Tom Crosby: 2016 Subaru CrossTrek stays on upward path

Tom Crosby

Subaru’s small SUV CrossTrek receives minor changes for 2016 as it continues to grow in popularity, selling more each year.

Versatility and off-road fun for the Japanese hatchback contribute to Consumer Reports rating it higher than similarly sized hatchbacks. So far the CrossTrek has had an above average resale or trade-in value and the initial price doesn’t drain the wallet. (The XV preface was dropped this year.)

Subaru’s Starlink telematics, previously available on other Subarus, is now a CrossTrek option. It links via cellphones with apps for weather, music, audiobooks and other features, plus emergency services, like an SOS button and automatic crash notification. Connect the MySubaru app and your cellphone can lock/unlock remotely, turn on lights and find the car on a map. It’s part of a $2,895 option on our Limited trim (there are base, premium and hybrid trims also) along with Eyesight, one of the automotive industry’s best driver-assist safety systems, earning Subaru models top safety ratings. It integrates adaptive cruise control, rear cross-traffic alerts, pre-collision braking, articulated fog lights, vehicle lane departure, all operating with Subaru’s vaunted four-wheel drive all the time.

Subaru likes to mix platforms and the CrossTrek is based on the Impreza hatchback. Although it has surrounding lower body cladding and an 8-inch ground clearance, it doesn’t have reinforced underpinning for serious off-road rock crawling or low-range gearing. Still, it easily conquers mud, grass and dirt surfaces with confidence. Seat comfort is excellent and the ride is composed on-road, although there is some interior noise requiring higher audio volume settings. It isn’t quick off the starting line, but diminished power results in better miles per gallon using continuous variable transmission.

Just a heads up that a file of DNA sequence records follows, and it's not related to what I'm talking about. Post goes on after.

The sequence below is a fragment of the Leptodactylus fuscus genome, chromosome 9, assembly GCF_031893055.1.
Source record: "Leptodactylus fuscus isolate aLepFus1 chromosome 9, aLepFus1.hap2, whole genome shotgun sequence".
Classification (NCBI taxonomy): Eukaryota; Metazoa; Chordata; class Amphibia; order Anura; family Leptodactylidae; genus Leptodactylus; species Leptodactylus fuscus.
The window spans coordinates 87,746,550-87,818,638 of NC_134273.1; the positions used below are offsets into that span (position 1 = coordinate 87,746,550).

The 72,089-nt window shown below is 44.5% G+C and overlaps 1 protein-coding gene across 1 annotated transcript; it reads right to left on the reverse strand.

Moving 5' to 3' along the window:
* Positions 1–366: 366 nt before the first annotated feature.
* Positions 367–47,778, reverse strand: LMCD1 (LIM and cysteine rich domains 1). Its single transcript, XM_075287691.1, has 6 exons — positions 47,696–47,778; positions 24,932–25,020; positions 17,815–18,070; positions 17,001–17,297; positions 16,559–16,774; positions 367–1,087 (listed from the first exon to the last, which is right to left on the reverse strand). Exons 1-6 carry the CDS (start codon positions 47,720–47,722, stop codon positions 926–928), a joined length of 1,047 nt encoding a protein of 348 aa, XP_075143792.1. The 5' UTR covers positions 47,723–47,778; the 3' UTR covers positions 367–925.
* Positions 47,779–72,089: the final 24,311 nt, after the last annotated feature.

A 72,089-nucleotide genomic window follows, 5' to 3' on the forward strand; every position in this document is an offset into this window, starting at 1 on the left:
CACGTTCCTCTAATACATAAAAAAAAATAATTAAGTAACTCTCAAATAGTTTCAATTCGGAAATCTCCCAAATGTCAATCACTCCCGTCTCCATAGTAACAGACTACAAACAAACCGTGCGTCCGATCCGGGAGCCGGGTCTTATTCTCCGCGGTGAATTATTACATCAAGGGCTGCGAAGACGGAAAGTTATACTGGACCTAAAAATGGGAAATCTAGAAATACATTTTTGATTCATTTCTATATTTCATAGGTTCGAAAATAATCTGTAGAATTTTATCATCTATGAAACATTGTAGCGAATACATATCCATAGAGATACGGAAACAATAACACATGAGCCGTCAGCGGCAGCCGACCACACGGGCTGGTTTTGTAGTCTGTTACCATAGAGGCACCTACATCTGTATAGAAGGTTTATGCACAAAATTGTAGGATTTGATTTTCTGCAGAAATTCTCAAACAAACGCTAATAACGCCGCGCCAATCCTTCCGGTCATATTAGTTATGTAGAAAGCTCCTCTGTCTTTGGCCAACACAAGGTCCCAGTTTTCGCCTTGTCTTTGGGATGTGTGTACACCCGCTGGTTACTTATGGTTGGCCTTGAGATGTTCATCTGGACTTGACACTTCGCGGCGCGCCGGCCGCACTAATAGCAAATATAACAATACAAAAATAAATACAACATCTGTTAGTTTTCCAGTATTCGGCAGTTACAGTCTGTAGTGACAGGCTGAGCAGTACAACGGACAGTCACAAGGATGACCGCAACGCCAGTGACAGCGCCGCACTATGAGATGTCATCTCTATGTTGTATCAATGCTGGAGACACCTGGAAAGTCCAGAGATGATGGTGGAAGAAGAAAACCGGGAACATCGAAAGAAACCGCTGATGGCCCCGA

Inside, all seating space is ample with good ergonomics. Cargo space is average (there are roof rails bracketing the moonroof) but space more than doubles with second row fold-down seats. There is a spare tire. Starlink operates on a 7-inch dashboard screen above climate control buttons and a recessed bin for charging cell phones. Screen display is simple and intuitive and navigation easy with decent voice recognition. Orange stitching on the leather seats, wheel and gearshift add class to an excellent fit and finish using decent looking materials and chrome and brushed aluminum trim.

Outside, the new look made minor changes to grill, front bumper and headlights. Consumer Reports ranks the 2016 CrossTrek higher than Mazda CX-3 Touring, Honda HR-V LX, Chevrolet Trax LT, Jeep Renegade Latitude and Fiat 500X Easy.

LIKES: Ride, versatility, interior, gauges, mileage, price

DISLIKES: Noisy, lack of power

BOTTOM LINE: Good choice for not-too-serious off-road adventure



Base price w/destination fee: $25,965 ($28,840 as tested)

Vehicle weight: 3,208 lbs.

Wheelbase: 103.7 inches

Length: 175.2 inches

Width: 72.4 inches

Engine: 2.0-liter, 4 cylinders, DOHC, BOXER

Horsepower: 148 hp at 6,200 rpm

Torque: 145 lbs.-ft. at 4,200 rpm

Transmission: Continuous variable transmission

EPA Rating: 26 mpg city/34 mpg highway

Range: 15.9-gallon tank, regular

Performance: 0-60 in 9.7 seconds

Tom Crosby is a former journalist and communications director for AAA Carolinas. He has been reviewing cars since 1996, and has been active in traffic safety issues for more than 30 years.